Skip to main content

Advertisement

GCIP, Id like HLH protein, negatively regulates cell proliferation of rheumatoid synovial cells via interaction with CBP

Article metrics

  • 978 Accesses

Background

Rheumatoid arthritis (RA) is one of the most common articular diseases with a prevalence of 1% worldwide [1, 2]. The clinical features of RA include chronic inflammation of systemic joints associated with synovial hyperplasia followed by impairment of quality of life [3, 4]. Recently, we have shown that Synoviolin/Hrd1, an E3 ubiquitin ligase, is a novel causative factor for arthropathy [5]. However, the mechanism that regulates synovial cell outgrowth is not fully understood.

Materials and methods

Human embryonic kidney (HEK)-293 cells, HEK-293T cells, NIH3T3 cells and synovial cells were cultured in DMEM medium. Transient transfection assays were performed in HEK-293 cells and HEK-293T cells. HEK-293 cells transfected with NF-κB-Luc were treated with 100 ng/ml of phorbol ester 12-O-tetradecanoylphorbol-13-acetate (TPA), or 10 ng/ml of TNF-α for 24 h, and luciferase activities were measured. siRNAs with 21 nucleotides for human GCIP were chemically synthesized. Transfection with siRNAs and cell survival assay were carried out.

Results

Grap2 cyclin D interacting protein (GCIP), Id like HLH protein, was down-regulated in the rheumatoid synovial cells. Introduction of GCIP into mouse fibroblast NIH3T3 cells resulted in growth suppression, whereas knockdown with siRNAs in synovial cells enhanced cell growth. GCIP associated with CBP and repressed transcription of CREB-target genes such as cyclin D1 by inhibition of interaction between CBP and RNA polymerase II complexes. Binding assays revealed that GCIP bound to CBP via acidic region, not HLH domain, and this interaction was regulated by phosphorylation of GCIP in a cell cycle-dependent manner. Therefore, GCIP has inhibitory effect on cell proliferation via interference with CBP-mediated transcription.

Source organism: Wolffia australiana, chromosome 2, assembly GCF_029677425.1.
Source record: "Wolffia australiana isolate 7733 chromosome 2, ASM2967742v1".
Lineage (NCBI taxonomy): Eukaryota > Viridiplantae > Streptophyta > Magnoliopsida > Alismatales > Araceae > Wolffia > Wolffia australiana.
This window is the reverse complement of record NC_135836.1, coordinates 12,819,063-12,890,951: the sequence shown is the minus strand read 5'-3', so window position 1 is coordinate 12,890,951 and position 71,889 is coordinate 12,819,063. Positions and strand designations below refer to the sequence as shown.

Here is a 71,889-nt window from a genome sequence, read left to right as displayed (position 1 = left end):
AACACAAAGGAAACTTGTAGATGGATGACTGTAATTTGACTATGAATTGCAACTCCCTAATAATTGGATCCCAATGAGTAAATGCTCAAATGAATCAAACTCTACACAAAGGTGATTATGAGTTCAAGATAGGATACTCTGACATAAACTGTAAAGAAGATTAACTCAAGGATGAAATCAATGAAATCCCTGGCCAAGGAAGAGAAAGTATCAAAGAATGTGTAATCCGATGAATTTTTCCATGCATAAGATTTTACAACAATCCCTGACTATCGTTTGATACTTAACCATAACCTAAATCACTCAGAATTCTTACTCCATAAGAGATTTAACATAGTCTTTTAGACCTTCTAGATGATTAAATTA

Conclusions

We propose the novel inhibitory mechanisms of Id protein family; the coactivator CBP is a functional target. Furthermore, down-regulation of GCIP may be a key factor in rheumatoid synovial cell outgrowth.

References

  1. 1.

    Harris ED: Rheumatoid arthritis. Pathophysiology and implications for therapy. N Engl J Med. 1990, 322: 1277-1289. 10.1056/NEJM199005033221805.

  2. 2.

    Feldmann M, Brennan FM, Maini RN: Rheumatoid arthritis. Cell. 1996, 85: 307-310. 10.1016/S0092-8674(00)81109-5.

  3. 3.

    Aarvak T, Natvig JB: Cell-cell interactions in synovitis: antigen presenting cells and T cell interaction in rheumatoid arthritis. Arthritis Res. 2001, 3: 13-17. 10.1186/ar135.

  4. 4.

    Schett G, Tohidast-Akra M, Steiner G, Smolen J: The stressed synovium. Arthritis Res. 2001, 3: 80-86. 10.1186/ar144.

  5. 5.

    Amano T, Yamasaki S, Yagishita N, Tsuchimochi K, Shin H, Kawahara K, Aratani S, Fujita H, Zhang L, Ikeda R, Fujii R, Miura N, Komiya S, Nishioka K, Maruyama I, Fukamizu A, Nakajima T: Synoviolin/Hrd1, an E3 ubiquitin ligase, as a novel pathogenic factor for arthropathy. Genes Dev. 2003, 17: 2436-2449. 10.1101/gad.1096603.

  6. 6.

    Workman CJ, Wang Y, El Kasmi KC, Pardoll DM, Murray PJ, Drake CG, Vignali DA: LAG-3 regulates plasmacytoid dendritic cell homeostasis. J Immunol. 2009, 182: 1885-1891. 10.4049/jimmunol.0800185.

  7. 7.

    Treibel F, Hacene K, Pichon MF: A soluble lymphocyte activation gene-3 (sLAG-3) protein as a prognostic factor in human breast cancer expressing estrogen or progesterone receptors. Cancer Letters. 2006, 235: 147-153. 10.1016/j.canlet.2005.04.015.

  8. 8.

    Triebel F: LAG-3: a regulator of T-cell and DC responses and its use in therapeutic vaccination. Trends Immunol. 2003, 24: 619-622. 10.1016/j.it.2003.10.001.

Download references

Author information

Correspondence to Hidetoshi Fujita.

Rights and permissions

Reprints and Permissions

About this article

Keywords

  • NIH3T3 Cell
  • Synovial Cell
  • Fibroblast NIH3T3
  • Synovial Hyperplasia
  • Transient Transfection Assay